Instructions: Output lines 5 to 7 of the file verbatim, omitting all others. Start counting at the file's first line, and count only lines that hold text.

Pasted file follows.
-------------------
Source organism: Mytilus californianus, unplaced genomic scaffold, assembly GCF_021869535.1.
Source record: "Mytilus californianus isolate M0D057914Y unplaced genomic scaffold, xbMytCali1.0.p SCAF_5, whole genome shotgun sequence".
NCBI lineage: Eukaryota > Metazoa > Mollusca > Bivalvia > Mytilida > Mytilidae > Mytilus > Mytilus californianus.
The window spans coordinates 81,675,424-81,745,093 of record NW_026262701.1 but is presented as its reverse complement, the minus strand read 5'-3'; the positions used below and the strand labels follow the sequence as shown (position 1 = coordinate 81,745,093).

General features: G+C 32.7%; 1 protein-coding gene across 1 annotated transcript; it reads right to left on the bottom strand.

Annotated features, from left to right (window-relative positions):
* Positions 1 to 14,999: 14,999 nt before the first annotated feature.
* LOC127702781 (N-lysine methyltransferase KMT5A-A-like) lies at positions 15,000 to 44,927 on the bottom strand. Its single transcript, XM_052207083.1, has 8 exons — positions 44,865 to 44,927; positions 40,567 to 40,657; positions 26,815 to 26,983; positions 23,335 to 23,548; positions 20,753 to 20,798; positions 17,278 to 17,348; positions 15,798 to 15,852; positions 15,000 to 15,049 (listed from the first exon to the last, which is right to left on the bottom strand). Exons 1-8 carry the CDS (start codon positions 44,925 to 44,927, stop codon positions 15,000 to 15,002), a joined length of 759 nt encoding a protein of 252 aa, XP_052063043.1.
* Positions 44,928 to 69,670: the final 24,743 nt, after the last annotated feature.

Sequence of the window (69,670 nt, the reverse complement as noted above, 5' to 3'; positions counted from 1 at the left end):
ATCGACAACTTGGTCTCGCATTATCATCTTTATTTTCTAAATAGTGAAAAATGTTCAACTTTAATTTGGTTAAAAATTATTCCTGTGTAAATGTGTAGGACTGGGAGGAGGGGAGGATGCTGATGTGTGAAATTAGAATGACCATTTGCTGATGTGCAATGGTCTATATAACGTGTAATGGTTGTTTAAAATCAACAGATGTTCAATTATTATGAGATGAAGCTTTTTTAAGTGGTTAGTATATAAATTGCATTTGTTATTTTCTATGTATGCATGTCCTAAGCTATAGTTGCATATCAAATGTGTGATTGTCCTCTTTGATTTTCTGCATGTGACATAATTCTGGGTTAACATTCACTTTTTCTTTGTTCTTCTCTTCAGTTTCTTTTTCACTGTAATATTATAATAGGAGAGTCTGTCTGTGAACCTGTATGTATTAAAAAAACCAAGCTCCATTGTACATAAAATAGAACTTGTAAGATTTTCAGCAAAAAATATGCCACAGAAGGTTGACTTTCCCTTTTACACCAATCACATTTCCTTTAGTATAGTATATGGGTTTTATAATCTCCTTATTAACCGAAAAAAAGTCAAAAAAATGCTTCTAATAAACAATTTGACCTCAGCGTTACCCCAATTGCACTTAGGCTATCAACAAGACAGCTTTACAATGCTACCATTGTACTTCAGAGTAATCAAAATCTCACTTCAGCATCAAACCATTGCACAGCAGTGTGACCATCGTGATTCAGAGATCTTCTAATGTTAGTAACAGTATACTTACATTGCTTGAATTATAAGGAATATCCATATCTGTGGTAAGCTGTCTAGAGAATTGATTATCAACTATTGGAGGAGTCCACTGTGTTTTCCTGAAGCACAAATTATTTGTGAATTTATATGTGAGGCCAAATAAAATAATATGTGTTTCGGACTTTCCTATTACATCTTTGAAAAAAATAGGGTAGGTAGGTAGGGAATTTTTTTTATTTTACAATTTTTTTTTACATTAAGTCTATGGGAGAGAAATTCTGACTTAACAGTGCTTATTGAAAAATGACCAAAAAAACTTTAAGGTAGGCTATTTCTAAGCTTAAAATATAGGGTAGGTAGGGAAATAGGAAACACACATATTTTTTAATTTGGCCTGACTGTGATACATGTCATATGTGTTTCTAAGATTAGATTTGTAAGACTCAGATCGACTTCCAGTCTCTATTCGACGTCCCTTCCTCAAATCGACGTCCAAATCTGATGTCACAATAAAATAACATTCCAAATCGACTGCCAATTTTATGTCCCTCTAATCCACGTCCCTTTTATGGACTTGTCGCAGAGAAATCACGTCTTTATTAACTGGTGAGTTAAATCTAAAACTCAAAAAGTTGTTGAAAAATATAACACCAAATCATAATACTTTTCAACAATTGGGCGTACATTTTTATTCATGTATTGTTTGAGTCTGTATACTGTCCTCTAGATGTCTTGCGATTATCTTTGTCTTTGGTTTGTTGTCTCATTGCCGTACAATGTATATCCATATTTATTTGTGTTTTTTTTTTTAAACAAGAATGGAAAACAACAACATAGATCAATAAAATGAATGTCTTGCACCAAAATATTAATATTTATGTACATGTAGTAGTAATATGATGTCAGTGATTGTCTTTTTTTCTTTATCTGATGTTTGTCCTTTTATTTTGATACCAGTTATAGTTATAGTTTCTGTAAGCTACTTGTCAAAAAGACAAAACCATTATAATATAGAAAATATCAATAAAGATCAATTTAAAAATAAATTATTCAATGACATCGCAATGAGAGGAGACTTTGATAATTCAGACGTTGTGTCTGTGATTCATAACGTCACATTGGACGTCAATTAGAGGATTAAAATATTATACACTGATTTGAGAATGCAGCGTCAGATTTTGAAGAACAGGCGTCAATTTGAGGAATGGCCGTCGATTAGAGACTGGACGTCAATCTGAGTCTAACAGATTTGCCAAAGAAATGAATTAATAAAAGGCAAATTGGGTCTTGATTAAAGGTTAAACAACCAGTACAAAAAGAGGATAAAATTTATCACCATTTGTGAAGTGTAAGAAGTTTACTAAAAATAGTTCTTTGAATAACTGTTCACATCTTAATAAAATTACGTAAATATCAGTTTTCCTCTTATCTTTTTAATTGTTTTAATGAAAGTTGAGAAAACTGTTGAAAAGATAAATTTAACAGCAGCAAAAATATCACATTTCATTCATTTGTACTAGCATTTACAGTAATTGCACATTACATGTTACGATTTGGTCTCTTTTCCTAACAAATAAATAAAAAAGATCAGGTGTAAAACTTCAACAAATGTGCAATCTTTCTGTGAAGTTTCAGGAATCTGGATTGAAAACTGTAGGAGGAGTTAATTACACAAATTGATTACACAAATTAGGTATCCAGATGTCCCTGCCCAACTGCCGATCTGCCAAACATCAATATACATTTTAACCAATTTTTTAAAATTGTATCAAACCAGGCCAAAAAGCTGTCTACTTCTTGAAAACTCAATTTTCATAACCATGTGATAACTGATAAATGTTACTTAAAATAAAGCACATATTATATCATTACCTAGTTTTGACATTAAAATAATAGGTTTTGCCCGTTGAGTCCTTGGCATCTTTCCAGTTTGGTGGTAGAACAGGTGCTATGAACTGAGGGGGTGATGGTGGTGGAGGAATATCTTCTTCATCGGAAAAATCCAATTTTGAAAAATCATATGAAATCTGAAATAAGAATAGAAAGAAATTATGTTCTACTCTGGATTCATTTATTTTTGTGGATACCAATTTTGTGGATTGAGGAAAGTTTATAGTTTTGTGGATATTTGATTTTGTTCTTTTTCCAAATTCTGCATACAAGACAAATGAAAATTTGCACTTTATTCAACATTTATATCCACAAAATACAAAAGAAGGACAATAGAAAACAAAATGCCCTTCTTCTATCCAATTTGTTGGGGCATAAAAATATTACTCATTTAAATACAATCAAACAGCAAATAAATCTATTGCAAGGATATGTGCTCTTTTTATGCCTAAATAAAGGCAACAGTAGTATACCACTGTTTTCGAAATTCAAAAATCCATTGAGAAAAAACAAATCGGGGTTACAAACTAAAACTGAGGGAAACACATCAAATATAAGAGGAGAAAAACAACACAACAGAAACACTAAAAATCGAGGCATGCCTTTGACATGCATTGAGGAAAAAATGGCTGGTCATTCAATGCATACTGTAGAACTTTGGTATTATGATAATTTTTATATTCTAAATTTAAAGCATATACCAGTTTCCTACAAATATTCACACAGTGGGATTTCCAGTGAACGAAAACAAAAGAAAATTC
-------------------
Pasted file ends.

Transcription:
General features: G+C 32.7%; 1 protein-coding gene across 1 annotated transcript; it reads right to left on the bottom strand.

Annotated features, from left to right (window-relative positions):
* Positions 1 to 14,999: 14,999 nt before the first annotated feature.